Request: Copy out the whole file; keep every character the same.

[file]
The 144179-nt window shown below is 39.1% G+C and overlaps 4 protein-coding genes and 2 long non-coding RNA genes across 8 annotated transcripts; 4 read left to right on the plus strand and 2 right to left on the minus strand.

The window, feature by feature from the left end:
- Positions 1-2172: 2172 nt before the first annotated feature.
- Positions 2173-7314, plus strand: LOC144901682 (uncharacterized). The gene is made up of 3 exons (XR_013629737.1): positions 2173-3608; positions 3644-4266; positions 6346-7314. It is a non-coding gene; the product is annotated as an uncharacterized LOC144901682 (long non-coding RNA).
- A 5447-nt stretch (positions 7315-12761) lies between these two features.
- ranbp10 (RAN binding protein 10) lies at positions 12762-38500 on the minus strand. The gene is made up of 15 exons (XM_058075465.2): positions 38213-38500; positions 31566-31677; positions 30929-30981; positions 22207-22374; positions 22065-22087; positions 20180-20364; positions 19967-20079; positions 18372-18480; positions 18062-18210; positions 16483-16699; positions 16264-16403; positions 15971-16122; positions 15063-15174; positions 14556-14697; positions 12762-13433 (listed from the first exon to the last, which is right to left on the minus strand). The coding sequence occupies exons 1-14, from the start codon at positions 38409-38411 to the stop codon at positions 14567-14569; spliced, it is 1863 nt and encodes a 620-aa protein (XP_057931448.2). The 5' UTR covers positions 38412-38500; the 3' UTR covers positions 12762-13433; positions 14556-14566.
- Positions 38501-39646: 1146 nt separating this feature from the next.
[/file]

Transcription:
The 144179-nt window shown below is 39.1% G+C and overlaps 4 protein-coding genes and 2 long non-coding RNA genes across 8 annotated transcripts; 4 read left to right on the plus strand and 2 right to left on the minus strand.

The window, feature by feature from the left end:
- Positions 1-2172: 2172 nt before the first annotated feature.
- Positions 2173-7314, plus strand: LOC144901682 (uncharacterized). The gene is made up of 3 exons (XR_013629737.1): positions 2173-3608; positions 3644-4266; positions 6346-7314. It is a non-coding gene; the product is annotated as an uncharacterized LOC144901682 (long non-coding RNA).
- A 5447-nt stretch (positions 7315-12761) lies between these two features.
- ranbp10 (RAN binding protein 10) lies at positions 12762-38500 on the minus strand. The gene is made up of 15 exons (XM_058075465.2): positions 38213-38500; positions 31566-31677; positions 30929-30981; positions 22207-22374; positions 22065-22087; positions 20180-20364; positions 19967-20079; positions 18372-18480; positions 18062-18210; positions 16483-16699; positions 16264-16403; positions 15971-16122; positions 15063-15174; positions 14556-14697; positions 12762-13433 (listed from the first exon to the last, which is right to left on the minus strand). The coding sequence occupies exons 1-14, from the start codon at positions 38409-38411 to the stop codon at positions 14567-14569; spliced, it is 1863 nt and encodes a 620-aa protein (XP_057931448.2). The 5' UTR covers positions 38412-38500; the 3' UTR covers positions 12762-13433; positions 14556-14566.
- Positions 38501-39646: 1146 nt separating this feature from the next.